Roland the Headless Thompson Gunner

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I’ve loved music since I was a kid. Of course, in my youngest days, I was perhaps a bit more into the breathing fire and spitting blood aspects of it than to the music itself. Outside of the world of music, the influence of my dad looms largest in my life, but he didn’t really care much for music, especially my music, but I did get a few bits of music from him. He liked Elton John and that first greatest hits 8 track formed a significant part of my elementary age musical rotation, especially if you eliminated bands whose guitars didn’t spark and smoke in concert. Mostly though, his taste was pretty poor. He liked the Montovani Orchestra and Pete Fountain. He had records by Jim Nabors and Ed Ames. In the 80’s, he really enjoyed Linda Ronstadt’s records with the Nelson Riddle Orchestra and 20 years later still, Celtic Woman pretty much stayed in his car’s CD player. It’s funny, because my dad almost never liked things to be easy (a theme in the eulogy I wrote for him when he passed away a few years ago), but he had no interest in being challenged by music. I think he just didn’t hold the arts in general in high enough esteem.

All that being said, there were occasional surprises and perhaps my favorite was Warren Zevon. Zevon is in a way the poster child for outsider music. He was, as both a man and a musician, somewhat skewed and as such, difficult to appreciate for those who did not want to step a little outside of the passive listening of hooks over substance radio music. Yes, “Werewolves of London” became a staple of classic rock radio, but the degree to which its popularity outshone all other work by Zevon proves the point that he was off the beaten path, so to speak. Somehow or another, my father stumbled upon Warren Zevon. I think “Excitable Boy” may have been on a mixtape given him to him by a friend. But the song that really grabbed my dad was “Roland the Headless Thompson Gunner.”

Knowing my dad, I suspect he was most attracted to the rich storytelling rather than the allegorical undercurrent about our world of seemingly endless conflicts. From a deal “made in Denmark on a dark and stormy day,” to “that son-of-a-bitch Van Owen [blowing] off Roland’s head,” to from Roland finding Van Owen “in Mombassa in a barroom drinking gin” and blowing his body “from there to Johannesburg,” the lyrics have just the amount of detail to bring us into its world. Like all great writing, whether lyrics or literature, it also leaves enough detail to our imagination that we in the first world can relate to the wars in the third. While that was enough for my dad, and really should be enough for anyone, Zevon takes it a step further and ties it to first world news. “Roland the Headless Thompson Gunner” tells a story about a mercenary and counsels us about how we fit into it, yet without an ounce of preachiness.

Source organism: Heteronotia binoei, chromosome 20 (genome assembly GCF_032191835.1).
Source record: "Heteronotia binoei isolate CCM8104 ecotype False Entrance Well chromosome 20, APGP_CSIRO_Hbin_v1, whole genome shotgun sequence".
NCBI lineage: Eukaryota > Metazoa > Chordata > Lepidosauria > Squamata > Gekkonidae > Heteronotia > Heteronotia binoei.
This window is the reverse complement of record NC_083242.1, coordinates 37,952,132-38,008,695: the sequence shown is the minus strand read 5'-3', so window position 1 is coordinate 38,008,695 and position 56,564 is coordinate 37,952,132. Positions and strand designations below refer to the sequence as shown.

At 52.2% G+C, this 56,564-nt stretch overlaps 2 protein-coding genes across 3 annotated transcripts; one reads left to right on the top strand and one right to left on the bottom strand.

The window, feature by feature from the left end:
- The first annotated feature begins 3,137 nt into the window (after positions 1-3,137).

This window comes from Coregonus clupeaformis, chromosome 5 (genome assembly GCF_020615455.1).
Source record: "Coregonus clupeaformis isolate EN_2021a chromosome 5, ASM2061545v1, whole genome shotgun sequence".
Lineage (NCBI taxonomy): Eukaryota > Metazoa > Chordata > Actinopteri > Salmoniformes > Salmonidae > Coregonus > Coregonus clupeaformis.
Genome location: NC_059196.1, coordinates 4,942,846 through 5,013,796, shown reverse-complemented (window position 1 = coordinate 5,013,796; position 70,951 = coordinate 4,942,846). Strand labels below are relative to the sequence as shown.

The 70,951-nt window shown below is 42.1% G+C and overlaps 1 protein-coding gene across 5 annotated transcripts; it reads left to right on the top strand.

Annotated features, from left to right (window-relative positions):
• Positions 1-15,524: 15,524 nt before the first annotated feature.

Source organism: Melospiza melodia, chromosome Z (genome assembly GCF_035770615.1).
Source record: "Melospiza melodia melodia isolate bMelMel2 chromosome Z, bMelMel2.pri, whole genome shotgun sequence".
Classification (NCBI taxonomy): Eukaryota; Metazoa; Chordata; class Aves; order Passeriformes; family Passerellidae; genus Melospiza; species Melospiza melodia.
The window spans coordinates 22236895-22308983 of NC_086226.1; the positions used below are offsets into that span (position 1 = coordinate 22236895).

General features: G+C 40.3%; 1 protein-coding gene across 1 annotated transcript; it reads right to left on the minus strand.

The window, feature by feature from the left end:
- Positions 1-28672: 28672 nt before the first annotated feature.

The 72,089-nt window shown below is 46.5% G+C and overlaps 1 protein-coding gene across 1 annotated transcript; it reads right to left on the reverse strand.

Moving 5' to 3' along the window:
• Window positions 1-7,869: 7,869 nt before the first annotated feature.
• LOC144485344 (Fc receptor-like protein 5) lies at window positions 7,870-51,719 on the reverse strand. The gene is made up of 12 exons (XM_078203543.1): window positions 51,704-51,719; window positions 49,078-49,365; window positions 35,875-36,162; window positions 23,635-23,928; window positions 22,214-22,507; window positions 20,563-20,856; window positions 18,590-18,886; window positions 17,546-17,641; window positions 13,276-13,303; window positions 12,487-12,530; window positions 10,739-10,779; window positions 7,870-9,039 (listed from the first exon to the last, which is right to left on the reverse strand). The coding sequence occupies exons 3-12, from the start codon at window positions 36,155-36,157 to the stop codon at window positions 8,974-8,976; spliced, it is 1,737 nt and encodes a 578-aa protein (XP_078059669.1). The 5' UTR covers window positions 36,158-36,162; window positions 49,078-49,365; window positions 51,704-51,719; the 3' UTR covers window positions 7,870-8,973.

About bobvinyl

bobvinyl, writer and co-editor of No Song is an Island, founded its predecessor, Rock and Roll and Meandering Nonsense (whose archives are found here), in 2005 and served as editor and principal contributor until it went on hiatus in 2010. He has also been published in AMP and Loud Fast Rules! (in print) as well as Glide and FensePost on the web. He has been an avid record collector since he was seven years old and enjoys sharing his love of music from the common to the esoteric.

2 thoughts on “Roland the Headless Thompson Gunner

  1. Chuck

    Warren Zevon is a hole in my musical knowledge, and one I’ve never felt compelled to address. I don’t anticipate that I’ll go on a Zevon binge but I’m glad to have listened to this. Generally, I don’t love humor in music but this kind of humor (which, at least based on this one song, reminds me of Zappa: very dark, very sharp, and with an eye toward both calling out and mocking our social and political structures) doesn’t bother me. With that said, the last line falls like a bad punchline for me, which is a shame because it’s a thoughtful comparison between Patty Hearst and Roland that makes the listener think about the things that motivate us to violence and killing.

    I’m not surprised your dad liked this. I didn’t know him well, but his love for history and politics and humanity is all right here.

    Finally, I have to point out that with a couple minor tweaks, this would be an amazing Iron Maiden song. If you close your eyes and listen beneath the surface, you can hear Steve Harris’ bassline galloping towards you behind Bruce Dickinson’s screaming of the lyrics.

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  2. bobvinyl Post author

    I think what makes Zevon better than Zappa is that both Zevon’s music and wit are digestible. Zappa was so esoteric on both fronts that I think he generally misses his target. This is probably too much of a generalization, but I’m thinking that Zappa makes music for people who want to be outsiders and Zevon makes music for people who are outsiders.

    I never thought about it working as a Maiden song, but as soon as I read that comment, it was clear at least lyrically. Musically, I had a harder time hearing it, but tried playing it a 1.5x speed and it became more clear.

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